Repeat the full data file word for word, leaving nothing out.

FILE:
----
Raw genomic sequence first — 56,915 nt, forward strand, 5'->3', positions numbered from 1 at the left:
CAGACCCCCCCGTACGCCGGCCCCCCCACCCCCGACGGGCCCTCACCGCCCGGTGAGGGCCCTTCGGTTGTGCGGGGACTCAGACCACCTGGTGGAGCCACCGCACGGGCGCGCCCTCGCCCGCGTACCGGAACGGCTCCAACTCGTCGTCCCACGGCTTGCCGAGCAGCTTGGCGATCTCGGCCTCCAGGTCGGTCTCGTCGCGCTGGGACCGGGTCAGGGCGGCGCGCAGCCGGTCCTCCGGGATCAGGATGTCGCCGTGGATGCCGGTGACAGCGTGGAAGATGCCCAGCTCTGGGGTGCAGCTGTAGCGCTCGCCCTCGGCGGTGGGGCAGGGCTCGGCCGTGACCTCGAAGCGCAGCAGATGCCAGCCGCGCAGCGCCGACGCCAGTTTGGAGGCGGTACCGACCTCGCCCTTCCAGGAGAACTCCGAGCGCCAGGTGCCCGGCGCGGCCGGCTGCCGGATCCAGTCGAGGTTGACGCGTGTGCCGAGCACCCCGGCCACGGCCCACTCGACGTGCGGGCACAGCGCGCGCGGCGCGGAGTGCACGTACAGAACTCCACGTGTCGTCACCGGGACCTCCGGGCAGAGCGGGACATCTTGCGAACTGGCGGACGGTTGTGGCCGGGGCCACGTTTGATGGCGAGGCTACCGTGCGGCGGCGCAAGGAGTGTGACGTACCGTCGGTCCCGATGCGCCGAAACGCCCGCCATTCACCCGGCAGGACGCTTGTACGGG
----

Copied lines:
Raw genomic sequence first — 56,915 nt, forward strand, 5'->3', positions numbered from 1 at the left:
CAGACCCCCCCGTACGCCGGCCCCCCCACCCCCGACGGGCCCTCACCGCCCGGTGAGGGCCCTTCGGTTGTGCGGGGACTCAGACCACCTGGTGGAGCCACCGCACGGGCGCGCCCTCGCCCGCGTACCGGAACGGCTCCAACTCGTCGTCCCACGGCTTGCCGAGCAGCTTGGCGATCTCGGCCTCCAGGTCGGTCTCGTCGCGCTGGGACCGGGTCAGGGCGGCGCGCAGCCGGTCCTCCGGGATCAGGATGTCGCCGTGGATGCCGGTGACAGCGTGGAAGATGCCCAGCTCTGGGGTGCAGCTGTAGCGCTCGCCCTCGGCGGTGGGGCAGGGCTCGGCCGTGACCTCGAAGCGCAGCAGATGCCAGCCGCGCAGCGCCGACGCCAGTTTGGAGGCGGTACCGACCTCGCCCTTCCAGGAGAACTCCGAGCGCCAGGTGCCCGGCGCGGCCGGCTGCCGGATCCAGTCGAGGTTGACGCGTGTGCCGAGCACCCCGGCCACGGCCCACTCGACGTGCGGGCACAGCGCGCGCGGCGCGGAGTGCACGTACAGAACTCCACGTGTCGTCACCGGGACCTCCGGGCAGAGCGGGACATCTTGCGAACTGGCGGACGGTTGTGGCCGGGGCCACGTTTGATGGCGAGGCTACCGTGCGGCGGCGCAAGGAGTGTGACGTACCGTCGGTCCCGATGCGCCGAAACGCCCGCCATTCACCCGGCAGGACGCTTGTACGGG